2. Managing money
Over 6% of U.S. households don't have a checking or savings account at a bank or credit union. But if you know how to choose the best bank accounts, you can save more money and spend less.
This is a type of deposit account that you can open at a brick-and-mortar bank, an online bank, or a credit union. Checking accounts let you put money into them, which you can then use to pay bills or buy things. You might also call them transactional accounts. They are different from savings accounts because they are not meant to hold money for a long time. Instead, they are meant to be used every day. The money you keep in your checking account is money you plan to use in the short term to pay your bills.
A savings account is a deposit account designed to hold money you don't want to spend immediately. This is different from a checking account, which allows you to write checks and make purchases and ATM withdrawals with a debit card. Savings accounts help you save towards goals. You can open a savings account for an emergency fund or a down payment.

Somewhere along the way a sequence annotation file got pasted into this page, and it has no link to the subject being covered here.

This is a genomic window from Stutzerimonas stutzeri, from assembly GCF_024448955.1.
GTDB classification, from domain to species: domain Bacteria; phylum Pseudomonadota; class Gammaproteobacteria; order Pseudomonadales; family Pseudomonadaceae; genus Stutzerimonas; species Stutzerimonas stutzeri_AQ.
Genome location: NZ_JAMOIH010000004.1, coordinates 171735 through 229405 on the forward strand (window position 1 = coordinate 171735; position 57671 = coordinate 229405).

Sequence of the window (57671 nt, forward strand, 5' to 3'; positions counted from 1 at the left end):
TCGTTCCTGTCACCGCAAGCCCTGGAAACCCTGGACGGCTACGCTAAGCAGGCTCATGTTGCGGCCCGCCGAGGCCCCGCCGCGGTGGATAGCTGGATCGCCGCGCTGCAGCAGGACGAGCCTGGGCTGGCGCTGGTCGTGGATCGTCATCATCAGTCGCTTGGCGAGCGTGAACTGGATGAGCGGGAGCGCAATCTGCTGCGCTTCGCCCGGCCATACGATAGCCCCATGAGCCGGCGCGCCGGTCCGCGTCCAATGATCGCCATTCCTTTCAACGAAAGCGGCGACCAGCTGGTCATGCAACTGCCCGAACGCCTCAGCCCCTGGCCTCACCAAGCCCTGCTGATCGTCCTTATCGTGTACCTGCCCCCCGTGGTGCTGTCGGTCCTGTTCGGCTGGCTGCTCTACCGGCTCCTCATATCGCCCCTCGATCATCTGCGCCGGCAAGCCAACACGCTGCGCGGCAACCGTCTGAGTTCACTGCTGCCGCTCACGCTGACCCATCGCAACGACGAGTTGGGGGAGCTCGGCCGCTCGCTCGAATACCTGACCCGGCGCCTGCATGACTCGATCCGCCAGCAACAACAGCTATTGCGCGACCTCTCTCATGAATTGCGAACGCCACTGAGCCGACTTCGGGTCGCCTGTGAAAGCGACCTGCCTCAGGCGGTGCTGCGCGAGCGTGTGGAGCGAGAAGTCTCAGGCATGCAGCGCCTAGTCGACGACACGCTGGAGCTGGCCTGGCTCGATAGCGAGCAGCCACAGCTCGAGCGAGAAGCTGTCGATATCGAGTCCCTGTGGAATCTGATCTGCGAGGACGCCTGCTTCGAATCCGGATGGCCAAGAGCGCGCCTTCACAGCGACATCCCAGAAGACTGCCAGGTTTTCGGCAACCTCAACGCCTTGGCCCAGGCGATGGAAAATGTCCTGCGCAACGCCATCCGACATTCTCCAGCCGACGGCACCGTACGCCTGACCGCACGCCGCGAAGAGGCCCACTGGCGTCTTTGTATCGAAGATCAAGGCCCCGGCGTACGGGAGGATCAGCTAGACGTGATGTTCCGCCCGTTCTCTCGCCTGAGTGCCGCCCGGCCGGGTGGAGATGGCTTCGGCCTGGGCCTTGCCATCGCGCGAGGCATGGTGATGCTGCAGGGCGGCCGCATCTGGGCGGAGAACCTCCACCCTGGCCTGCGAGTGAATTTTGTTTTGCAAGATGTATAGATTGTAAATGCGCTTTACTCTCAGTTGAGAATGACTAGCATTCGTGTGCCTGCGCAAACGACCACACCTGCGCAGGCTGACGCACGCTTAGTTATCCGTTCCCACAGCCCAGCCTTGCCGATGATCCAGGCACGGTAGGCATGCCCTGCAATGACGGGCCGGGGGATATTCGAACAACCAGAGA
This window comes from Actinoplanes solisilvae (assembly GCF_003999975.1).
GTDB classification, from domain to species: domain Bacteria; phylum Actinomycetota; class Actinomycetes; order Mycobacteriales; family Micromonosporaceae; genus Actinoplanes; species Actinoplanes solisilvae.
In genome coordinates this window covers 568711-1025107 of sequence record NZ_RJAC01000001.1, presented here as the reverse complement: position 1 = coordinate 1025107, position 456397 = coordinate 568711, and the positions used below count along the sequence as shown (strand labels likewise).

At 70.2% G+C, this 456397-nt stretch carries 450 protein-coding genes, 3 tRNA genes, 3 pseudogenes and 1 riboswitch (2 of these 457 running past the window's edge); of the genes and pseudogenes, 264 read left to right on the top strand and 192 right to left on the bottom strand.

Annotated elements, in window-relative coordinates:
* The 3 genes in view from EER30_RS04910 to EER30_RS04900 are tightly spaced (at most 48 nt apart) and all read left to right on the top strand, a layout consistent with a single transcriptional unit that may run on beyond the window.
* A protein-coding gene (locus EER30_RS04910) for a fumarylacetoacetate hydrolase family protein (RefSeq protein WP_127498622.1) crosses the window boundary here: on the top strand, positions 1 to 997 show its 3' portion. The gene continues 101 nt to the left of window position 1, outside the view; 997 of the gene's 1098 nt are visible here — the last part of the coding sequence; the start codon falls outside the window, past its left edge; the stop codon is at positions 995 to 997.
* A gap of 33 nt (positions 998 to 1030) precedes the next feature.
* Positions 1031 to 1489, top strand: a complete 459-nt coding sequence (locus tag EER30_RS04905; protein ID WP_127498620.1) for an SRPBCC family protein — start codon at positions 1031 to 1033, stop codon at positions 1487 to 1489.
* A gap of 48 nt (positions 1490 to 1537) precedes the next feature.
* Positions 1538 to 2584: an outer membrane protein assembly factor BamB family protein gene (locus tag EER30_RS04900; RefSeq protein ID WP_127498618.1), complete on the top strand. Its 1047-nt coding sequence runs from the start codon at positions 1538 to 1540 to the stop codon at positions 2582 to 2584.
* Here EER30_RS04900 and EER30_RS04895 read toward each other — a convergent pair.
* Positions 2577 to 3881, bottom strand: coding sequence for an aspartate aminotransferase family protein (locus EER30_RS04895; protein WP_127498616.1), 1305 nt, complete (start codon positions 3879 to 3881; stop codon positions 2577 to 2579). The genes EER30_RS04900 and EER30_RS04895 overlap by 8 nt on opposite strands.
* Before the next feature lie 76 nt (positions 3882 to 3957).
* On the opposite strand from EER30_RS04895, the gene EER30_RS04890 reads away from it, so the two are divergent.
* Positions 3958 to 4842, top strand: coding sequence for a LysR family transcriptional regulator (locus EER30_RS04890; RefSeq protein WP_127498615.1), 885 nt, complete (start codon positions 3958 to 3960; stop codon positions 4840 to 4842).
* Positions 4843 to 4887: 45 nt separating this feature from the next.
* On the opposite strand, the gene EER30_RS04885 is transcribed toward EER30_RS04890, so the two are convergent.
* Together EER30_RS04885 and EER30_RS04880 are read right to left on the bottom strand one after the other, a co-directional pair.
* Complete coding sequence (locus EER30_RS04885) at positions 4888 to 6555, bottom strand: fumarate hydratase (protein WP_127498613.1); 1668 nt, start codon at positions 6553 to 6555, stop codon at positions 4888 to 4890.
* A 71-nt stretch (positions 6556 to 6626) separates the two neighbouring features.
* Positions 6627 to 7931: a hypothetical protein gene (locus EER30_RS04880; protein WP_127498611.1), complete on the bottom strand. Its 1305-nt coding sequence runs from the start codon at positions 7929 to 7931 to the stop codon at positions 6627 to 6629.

Certificates of Deposit (CD)
Opening a certificate of deposit is a good way to get a guaranteed return on your money with little risk. CDs tend to have the highest interest rates of all bank accounts, and unlike stocks and bonds, they are insured by the government.
Renting vs. Buying a Home
The American Dream includes buying a home. Buying or renting affects your finances, lifestyle, and personal aspirations. Your choice relies on your lifestyle and budget. Both require a regular income (to fund payments and fees) and some effort to maintain. Click here to connect with an advisor.